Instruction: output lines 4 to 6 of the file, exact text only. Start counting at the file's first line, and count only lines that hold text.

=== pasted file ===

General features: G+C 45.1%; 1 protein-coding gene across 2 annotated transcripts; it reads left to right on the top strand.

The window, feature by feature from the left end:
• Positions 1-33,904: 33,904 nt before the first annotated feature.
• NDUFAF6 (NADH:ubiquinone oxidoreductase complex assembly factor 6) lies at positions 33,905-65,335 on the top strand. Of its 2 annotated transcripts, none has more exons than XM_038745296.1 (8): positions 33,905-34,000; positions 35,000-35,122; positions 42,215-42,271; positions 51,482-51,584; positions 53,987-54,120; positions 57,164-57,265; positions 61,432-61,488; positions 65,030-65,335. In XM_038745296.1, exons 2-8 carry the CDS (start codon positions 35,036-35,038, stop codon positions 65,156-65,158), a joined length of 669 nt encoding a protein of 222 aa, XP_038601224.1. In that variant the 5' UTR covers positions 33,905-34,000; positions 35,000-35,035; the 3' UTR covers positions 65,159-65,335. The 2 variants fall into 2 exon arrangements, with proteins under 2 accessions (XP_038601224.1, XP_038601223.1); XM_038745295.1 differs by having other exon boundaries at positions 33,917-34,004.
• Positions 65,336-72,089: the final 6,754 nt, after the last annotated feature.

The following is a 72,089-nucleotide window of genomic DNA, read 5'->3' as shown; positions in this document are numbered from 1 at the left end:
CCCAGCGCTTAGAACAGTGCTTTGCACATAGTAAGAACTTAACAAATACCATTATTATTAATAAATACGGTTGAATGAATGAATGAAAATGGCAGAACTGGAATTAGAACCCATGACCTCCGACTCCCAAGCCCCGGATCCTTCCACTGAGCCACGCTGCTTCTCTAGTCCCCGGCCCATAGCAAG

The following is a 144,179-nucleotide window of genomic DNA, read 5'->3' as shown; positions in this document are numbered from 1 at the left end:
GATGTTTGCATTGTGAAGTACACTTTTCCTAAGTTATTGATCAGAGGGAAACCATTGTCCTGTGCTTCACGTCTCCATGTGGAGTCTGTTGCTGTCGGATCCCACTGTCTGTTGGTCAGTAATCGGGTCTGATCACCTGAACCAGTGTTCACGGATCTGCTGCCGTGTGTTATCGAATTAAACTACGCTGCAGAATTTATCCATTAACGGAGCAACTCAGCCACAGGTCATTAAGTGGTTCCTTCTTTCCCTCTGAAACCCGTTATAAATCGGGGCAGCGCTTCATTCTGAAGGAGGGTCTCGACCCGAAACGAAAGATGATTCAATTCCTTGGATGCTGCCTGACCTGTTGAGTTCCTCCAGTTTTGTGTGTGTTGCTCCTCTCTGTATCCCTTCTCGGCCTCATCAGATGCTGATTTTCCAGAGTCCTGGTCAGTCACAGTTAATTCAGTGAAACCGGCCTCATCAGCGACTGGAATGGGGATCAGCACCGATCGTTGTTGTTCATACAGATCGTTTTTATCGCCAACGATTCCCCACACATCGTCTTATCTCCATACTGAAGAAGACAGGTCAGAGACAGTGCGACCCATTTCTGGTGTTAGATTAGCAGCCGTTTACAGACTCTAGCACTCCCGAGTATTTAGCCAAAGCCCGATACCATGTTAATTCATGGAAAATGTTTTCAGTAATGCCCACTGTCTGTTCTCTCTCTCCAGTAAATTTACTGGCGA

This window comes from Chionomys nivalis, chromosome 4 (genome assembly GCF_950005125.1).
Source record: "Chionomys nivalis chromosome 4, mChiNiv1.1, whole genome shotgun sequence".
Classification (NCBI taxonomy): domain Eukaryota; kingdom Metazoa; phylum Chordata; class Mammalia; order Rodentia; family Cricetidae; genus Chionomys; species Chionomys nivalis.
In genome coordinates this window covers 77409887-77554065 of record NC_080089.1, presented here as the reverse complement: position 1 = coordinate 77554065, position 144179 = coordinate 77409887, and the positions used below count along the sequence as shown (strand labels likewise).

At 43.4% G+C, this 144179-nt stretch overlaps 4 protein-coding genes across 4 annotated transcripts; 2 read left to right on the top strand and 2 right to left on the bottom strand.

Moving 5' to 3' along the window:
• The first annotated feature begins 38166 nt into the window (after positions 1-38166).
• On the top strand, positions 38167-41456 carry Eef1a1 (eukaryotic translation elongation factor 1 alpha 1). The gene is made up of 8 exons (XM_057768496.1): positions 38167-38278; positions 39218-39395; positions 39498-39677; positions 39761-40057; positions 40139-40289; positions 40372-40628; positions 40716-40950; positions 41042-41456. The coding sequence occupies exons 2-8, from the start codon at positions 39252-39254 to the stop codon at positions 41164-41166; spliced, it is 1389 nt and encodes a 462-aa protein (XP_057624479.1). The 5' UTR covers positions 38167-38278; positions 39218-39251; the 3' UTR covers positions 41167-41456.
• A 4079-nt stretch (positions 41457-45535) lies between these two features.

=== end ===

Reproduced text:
• NDUFAF6 (NADH:ubiquinone oxidoreductase complex assembly factor 6) lies at positions 33,905-65,335 on the top strand. Of its 2 annotated transcripts, none has more exons than XM_038745296.1 (8): positions 33,905-34,000; positions 35,000-35,122; positions 42,215-42,271; positions 51,482-51,584; positions 53,987-54,120; positions 57,164-57,265; positions 61,432-61,488; positions 65,030-65,335. In XM_038745296.1, exons 2-8 carry the CDS (start codon positions 35,036-35,038, stop codon positions 65,156-65,158), a joined length of 669 nt encoding a protein of 222 aa, XP_038601224.1. In that variant the 5' UTR covers positions 33,905-34,000; positions 35,000-35,035; the 3' UTR covers positions 65,159-65,335. The 2 variants fall into 2 exon arrangements, with proteins under 2 accessions (XP_038601224.1, XP_038601223.1); XM_038745295.1 differs by having other exon boundaries at positions 33,917-34,004.
• Positions 65,336-72,089: the final 6,754 nt, after the last annotated feature.

The following is a 72,089-nucleotide window of genomic DNA, read 5'->3' as shown; positions in this document are numbered from 1 at the left end: